Over the years I have dealt with a number of business partners, be they directors or shareholders, including husbands and wives working together, who for whatever reason have fallen out with each other.
One example was a husband and wife who owned their business as partnership. After their marriage failed they ended up working as sole traders but retained the partnership which owned the business premises, she occupying the top two floors, he, the bottom two. Their staff had to ensure the two never met.
The two were running complementary businesses, PR and events, and their only common interests were the premises and the long-term lease on the photocopier!
Their 5 years battle about what to do with the premises was more emotional than practical.
In another example, two 50/50 shareholder/directors in a plumbing business used the business to ‘beat each other up’. An example is when one partner terminated the mobile phone contracts for 50 phones, used by the company’s engineers!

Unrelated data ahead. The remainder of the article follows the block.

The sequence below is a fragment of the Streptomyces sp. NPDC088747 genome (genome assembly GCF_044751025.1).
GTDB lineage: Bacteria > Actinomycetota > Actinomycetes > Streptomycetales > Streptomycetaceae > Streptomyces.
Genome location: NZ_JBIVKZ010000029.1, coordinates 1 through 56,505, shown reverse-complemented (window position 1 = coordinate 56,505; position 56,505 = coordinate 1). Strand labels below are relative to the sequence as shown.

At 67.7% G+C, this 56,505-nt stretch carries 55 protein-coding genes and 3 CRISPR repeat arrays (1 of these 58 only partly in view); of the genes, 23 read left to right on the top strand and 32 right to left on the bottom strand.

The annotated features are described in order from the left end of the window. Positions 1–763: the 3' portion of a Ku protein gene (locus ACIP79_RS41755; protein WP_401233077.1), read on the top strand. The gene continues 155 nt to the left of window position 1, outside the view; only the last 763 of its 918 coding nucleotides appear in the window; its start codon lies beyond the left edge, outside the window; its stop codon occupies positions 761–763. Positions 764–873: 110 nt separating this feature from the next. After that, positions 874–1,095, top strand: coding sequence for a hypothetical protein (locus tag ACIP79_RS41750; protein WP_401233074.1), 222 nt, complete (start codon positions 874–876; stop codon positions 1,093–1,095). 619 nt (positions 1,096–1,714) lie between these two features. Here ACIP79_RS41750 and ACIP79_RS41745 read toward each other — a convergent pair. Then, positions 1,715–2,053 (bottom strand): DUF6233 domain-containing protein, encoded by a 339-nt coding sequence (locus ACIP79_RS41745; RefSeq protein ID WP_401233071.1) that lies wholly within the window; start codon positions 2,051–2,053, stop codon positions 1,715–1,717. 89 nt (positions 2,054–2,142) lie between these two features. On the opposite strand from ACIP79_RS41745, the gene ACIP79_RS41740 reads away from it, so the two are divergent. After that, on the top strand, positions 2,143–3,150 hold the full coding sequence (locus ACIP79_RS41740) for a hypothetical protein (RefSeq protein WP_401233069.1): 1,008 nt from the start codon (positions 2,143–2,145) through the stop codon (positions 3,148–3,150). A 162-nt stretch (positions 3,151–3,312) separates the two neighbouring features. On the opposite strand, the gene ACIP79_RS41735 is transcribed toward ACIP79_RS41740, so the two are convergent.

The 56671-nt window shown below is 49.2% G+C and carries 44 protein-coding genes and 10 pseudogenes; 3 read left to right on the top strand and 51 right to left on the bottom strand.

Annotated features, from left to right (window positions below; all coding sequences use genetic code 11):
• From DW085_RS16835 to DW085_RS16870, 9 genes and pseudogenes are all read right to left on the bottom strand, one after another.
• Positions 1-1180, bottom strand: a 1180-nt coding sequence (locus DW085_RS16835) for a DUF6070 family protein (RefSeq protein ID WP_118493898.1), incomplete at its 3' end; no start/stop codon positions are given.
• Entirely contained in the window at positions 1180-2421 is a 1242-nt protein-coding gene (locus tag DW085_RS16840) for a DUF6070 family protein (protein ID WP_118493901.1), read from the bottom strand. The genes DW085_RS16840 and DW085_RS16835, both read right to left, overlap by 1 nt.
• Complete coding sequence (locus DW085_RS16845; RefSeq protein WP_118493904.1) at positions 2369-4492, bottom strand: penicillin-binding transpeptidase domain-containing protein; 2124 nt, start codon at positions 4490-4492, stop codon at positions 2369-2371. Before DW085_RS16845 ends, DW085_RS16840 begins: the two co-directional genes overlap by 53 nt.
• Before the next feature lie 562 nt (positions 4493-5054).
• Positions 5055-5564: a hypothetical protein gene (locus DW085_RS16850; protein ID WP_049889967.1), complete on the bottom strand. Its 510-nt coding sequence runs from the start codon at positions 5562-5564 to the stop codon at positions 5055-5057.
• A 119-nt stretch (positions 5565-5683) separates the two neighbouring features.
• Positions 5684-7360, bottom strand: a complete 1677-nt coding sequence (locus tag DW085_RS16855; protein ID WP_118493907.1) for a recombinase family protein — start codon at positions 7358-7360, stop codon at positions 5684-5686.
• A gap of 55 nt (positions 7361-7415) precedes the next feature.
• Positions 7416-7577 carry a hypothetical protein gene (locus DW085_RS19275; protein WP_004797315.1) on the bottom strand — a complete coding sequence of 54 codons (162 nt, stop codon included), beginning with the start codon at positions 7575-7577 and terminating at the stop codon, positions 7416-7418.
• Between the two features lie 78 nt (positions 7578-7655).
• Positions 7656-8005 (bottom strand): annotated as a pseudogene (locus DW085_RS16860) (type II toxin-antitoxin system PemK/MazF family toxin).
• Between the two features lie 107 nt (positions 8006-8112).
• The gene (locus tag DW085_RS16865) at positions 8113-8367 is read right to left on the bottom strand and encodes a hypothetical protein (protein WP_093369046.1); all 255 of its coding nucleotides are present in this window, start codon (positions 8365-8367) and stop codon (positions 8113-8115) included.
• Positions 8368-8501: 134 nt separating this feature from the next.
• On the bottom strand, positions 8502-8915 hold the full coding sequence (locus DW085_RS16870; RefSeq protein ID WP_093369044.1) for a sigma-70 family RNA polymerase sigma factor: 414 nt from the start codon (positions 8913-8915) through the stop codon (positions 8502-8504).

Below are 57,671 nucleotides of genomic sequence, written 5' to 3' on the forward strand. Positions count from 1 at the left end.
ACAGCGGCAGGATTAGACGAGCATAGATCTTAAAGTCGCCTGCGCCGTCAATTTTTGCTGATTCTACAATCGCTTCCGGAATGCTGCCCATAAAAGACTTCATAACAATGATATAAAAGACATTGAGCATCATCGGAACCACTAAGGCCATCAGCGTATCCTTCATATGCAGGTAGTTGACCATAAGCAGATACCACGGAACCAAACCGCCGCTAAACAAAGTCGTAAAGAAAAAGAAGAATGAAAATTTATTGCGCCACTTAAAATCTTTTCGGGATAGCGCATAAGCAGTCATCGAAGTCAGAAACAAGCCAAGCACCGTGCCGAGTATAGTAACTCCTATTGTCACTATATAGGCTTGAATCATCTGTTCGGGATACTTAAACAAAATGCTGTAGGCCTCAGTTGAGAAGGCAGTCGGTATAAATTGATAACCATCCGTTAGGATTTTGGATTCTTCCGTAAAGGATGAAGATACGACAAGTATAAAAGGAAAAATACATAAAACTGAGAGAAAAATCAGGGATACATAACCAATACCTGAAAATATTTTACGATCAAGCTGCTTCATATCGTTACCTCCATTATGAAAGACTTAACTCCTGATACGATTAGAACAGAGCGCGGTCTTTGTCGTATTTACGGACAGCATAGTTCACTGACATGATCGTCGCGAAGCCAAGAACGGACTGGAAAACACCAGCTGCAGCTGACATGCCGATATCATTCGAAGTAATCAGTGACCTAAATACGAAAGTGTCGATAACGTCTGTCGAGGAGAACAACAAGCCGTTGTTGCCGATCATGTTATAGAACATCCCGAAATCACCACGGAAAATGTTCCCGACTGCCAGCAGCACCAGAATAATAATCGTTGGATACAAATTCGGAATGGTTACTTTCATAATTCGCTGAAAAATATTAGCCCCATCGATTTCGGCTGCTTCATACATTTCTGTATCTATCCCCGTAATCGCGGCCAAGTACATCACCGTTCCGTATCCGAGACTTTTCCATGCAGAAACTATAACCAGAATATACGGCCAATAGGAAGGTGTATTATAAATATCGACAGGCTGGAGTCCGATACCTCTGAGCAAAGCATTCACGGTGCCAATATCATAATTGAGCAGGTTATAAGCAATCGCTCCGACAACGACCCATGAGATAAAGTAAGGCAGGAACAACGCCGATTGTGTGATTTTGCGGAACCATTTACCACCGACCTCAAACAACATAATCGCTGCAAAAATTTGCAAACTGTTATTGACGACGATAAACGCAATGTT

Disagreement about valuations, buy-sell margins and terms all inflame the situation. Notions such as a win-win tend to go out of the window in such circumstances. When helping resolve such situations, I always suggest to clients that they should all be equally unhappy with the outcome: lose-lose!
It is important to separate emotions from reality and this can be particularly difficult if the parties try to solve the issue themselves.
This is why, as with divorce, impartial advisors or mediators are essential for achieving a resolution. It’s all about drawing a line in the sand to complete the separation fairly and finally so they can get on with running the business.